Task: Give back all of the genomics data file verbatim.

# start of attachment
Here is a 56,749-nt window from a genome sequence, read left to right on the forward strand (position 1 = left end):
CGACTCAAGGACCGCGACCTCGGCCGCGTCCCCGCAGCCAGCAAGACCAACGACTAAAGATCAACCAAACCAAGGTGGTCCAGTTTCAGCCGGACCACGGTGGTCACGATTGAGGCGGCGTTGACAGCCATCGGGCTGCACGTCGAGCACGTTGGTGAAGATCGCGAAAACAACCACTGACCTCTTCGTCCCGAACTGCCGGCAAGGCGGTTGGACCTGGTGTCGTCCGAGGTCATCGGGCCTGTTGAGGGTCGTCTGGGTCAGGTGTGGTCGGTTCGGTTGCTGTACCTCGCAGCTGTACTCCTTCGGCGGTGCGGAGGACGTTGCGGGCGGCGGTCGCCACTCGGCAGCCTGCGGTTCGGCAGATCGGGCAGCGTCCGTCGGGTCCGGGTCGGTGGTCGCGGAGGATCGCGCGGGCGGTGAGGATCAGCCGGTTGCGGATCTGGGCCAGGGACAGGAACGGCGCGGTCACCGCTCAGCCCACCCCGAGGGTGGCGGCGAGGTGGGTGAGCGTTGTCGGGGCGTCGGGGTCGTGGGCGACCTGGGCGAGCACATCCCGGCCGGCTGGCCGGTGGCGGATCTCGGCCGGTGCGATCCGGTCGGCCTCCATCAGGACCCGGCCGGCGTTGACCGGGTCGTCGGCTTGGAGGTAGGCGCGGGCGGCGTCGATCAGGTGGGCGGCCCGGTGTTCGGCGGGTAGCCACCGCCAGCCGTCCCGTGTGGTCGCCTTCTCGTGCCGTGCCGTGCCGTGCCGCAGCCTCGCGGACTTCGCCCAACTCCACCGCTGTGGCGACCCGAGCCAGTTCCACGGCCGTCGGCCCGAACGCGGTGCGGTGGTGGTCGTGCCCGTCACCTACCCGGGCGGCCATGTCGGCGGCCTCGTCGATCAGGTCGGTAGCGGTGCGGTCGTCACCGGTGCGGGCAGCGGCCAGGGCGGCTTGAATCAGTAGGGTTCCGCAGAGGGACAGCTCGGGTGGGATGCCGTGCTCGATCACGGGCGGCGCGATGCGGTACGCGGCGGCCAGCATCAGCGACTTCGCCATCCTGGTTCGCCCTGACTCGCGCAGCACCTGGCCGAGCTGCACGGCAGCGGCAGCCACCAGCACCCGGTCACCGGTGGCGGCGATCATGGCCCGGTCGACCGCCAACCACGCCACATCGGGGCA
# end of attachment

Here is a 56,749-nt window from a genome sequence, read left to right on the forward strand (position 1 = left end):
CGACTCAAGGACCGCGACCTCGGCCGCGTCCCCGCAGCCAGCAAGACCAACGACTAAAGATCAACCAAACCAAGGTGGTCCAGTTTCAGCCGGACCACGGTGGTCACGATTGAGGCGGCGTTGACAGCCATCGGGCTGCACGTCGAGCACGTTGGTGAAGATCGCGAAAACAACCACTGACCTCTTCGTCCCGAACTGCCGGCAAGGCGGTTGGACCTGGTGTCGTCCGAGGTCATCGGGCCTGTTGAGGGTCGTCTGGGTCAGGTGTGGTCGGTTCGGTTGCTGTACCTCGCAGCTGTACTCCTTCGGCGGTGCGGAGGACGTTGCGGGCGGCGGTCGCCACTCGGCAGCCTGCGGTTCGGCAGATCGGGCAGCGTCCGTCGGGTCCGGGTCGGTGGTCGCGGAGGATCGCGCGGGCGGTGAGGATCAGCCGGTTGCGGATCTGGGCCAGGGACAGGAACGGCGCGGTCACCGCTCAGCCCACCCCGAGGGTGGCGGCGAGGTGGGTGAGCGTTGTCGGGGCGTCGGGGTCGTGGGCGACCTGGGCGAGCACATCCCGGCCGGCTGGCCGGTGGCGGATCTCGGCCGGTGCGATCCGGTCGGCCTCCATCAGGACCCGGCCGGCGTTGACCGGGTCGTCGGCTTGGAGGTAGGCGCGGGCGGCGTCGATCAGGTGGGCGGCCCGGTGTTCGGCGGGTAGCCACCGCCAGCCGTCCCGTGTGGTCGCCTTCTCGTGCCGTGCCGTGCCGTGCCGCAGCCTCGCGGACTTCGCCCAACTCCACCGCTGTGGCGACCCGAGCCAGTTCCACGGCCGTCGGCCCGAACGCGGTGCGGTGGTGGTCGTGCCCGTCACCTACCCGGGCGGCCATGTCGGCGGCCTCGTCGATCAGGTCGGTAGCGGTGCGGTCGTCACCGGTGCGGGCAGCGGCCAGGGCGGCTTGAATCAGTAGGGTTCCGCAGAGGGACAGCTCGGGTGGGATGCCGTGCTCGATCACGGGCGGCGCGATGCGGTACGCGGCGGCCAGCATCAGCGACTTCGCCATCCTGGTTCGCCCTGACTCGCGCAGCACCTGGCCGAGCTGCACGGCAGCGGCAGCCACCAGCACCCGGTCACCGGTGGCGGCGATCATGGCCCGGTCGACCGCCAACCACGCCACATCGGGGCA